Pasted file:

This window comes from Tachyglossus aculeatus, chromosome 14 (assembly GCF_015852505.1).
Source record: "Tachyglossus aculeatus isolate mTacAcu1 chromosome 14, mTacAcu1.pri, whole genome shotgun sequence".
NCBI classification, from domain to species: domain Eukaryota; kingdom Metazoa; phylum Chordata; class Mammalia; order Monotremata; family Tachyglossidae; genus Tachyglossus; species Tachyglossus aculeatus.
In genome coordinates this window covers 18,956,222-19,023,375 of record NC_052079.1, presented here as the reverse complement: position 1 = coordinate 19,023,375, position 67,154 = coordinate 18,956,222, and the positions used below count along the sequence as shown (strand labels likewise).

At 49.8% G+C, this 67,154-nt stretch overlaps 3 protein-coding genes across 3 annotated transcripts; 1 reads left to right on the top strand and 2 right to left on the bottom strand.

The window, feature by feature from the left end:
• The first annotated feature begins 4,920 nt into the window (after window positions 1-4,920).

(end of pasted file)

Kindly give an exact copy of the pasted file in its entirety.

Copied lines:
This window comes from Tachyglossus aculeatus, chromosome 14 (assembly GCF_015852505.1).
Source record: "Tachyglossus aculeatus isolate mTacAcu1 chromosome 14, mTacAcu1.pri, whole genome shotgun sequence".
NCBI classification, from domain to species: domain Eukaryota; kingdom Metazoa; phylum Chordata; class Mammalia; order Monotremata; family Tachyglossidae; genus Tachyglossus; species Tachyglossus aculeatus.
In genome coordinates this window covers 18,956,222-19,023,375 of record NC_052079.1, presented here as the reverse complement: position 1 = coordinate 19,023,375, position 67,154 = coordinate 18,956,222, and the positions used below count along the sequence as shown (strand labels likewise).

At 49.8% G+C, this 67,154-nt stretch overlaps 3 protein-coding genes across 3 annotated transcripts; 1 reads left to right on the top strand and 2 right to left on the bottom strand.

The window, feature by feature from the left end:
• The first annotated feature begins 4,920 nt into the window (after window positions 1-4,920).